However, recently there is a growing number of student activists – convinced that their position is beyond the scope of public criticism – who lack basic skills in civic engagement and exhibit disconcerting narcissism and hypersensitivity in the face of even timid conversational opposition. These tactics have manifested themselves in several forms: shutting down public lectures by shouting and pulling fire alarms, mass removal of newspapers that publish dissenting opinions, mob-run witch hunts of teachers who voice an opinion contrary to their own, and immediate reliance on “racist,” “sexist,” “homophobic,” and “that’s offensive” as tools to shut down dialogue. This shift in attitude and tactics has resulted in a cadre of young, well-intentioned students who are attempting to redefine the very way that ideas are debated, as they silence dissenting opinions or forms of expression that they claim to be intolerant of others – ironically an intolerant act itself.


Many examples of student protest exist that forego the exchange of ideas and escalate directly to emotional outrage and an outright rejection of dialog. Epitomizing this phenomenon at Yale this past October, lecturer Erika Christakis sent out an email response to a University’s call for students to avoid “culturally unaware and insensitive costumes” on Halloween. Among other eloquent points for students to consider, Christakis wrote:


…if you don’t like a costume someone is wearing, look away, or tell them you are offended. Talk to each other. Free speech and the ability to tolerate offence are the hallmarks of a free and open society.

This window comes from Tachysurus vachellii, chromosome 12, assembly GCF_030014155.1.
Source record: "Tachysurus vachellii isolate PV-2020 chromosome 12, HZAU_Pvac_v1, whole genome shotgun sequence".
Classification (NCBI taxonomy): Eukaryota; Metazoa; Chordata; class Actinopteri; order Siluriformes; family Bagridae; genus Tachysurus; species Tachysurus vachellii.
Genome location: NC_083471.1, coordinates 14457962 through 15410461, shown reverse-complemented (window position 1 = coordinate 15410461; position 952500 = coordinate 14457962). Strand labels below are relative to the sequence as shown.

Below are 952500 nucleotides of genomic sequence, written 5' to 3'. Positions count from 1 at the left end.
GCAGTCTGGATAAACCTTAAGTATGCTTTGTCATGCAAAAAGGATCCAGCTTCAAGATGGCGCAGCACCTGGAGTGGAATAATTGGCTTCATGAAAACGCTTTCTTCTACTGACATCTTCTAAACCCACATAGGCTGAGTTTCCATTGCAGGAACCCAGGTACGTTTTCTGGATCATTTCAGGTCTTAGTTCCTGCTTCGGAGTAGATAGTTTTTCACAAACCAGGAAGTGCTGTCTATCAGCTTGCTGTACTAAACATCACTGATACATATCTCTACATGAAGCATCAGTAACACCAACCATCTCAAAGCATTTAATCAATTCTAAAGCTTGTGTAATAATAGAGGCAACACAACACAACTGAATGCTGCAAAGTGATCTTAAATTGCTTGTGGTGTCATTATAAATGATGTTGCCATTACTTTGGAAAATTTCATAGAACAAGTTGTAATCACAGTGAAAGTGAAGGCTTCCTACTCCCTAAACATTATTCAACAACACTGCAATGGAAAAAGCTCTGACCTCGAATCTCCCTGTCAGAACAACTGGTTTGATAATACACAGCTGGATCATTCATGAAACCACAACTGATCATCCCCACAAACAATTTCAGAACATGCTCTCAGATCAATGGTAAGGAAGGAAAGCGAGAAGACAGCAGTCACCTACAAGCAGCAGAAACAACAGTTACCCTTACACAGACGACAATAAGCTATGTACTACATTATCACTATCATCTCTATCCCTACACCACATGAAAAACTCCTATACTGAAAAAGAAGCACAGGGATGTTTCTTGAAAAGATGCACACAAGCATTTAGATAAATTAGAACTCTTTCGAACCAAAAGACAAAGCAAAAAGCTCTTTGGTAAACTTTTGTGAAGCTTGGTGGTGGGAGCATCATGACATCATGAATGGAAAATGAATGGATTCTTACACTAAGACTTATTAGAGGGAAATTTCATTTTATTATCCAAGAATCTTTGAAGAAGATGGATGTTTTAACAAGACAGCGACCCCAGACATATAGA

Christakis concludes her softly toned and “provocative” message to students:


What does this debate about Halloween costumes say about our view of young adults, of their strength and judgment? In other words: Whose business is it to control the forms of costumes of young people? It’s not mine, I know that. Happy Halloween.


The email, a piece that prompted students to be mindful at giving away their right to decide for themselves what is appropriate attire on a holiday whose point it is to dress up as something you are not, prompted wild responses such as these from students and led to the voluntary resignation of Christakis, despite the University’s plea for her to remain and teach. In the end, the students were victorious in tearing down a thoughtful teacher whose mistake it was to hold an opinion and pose a question that actually defended the students’ right to express themselves.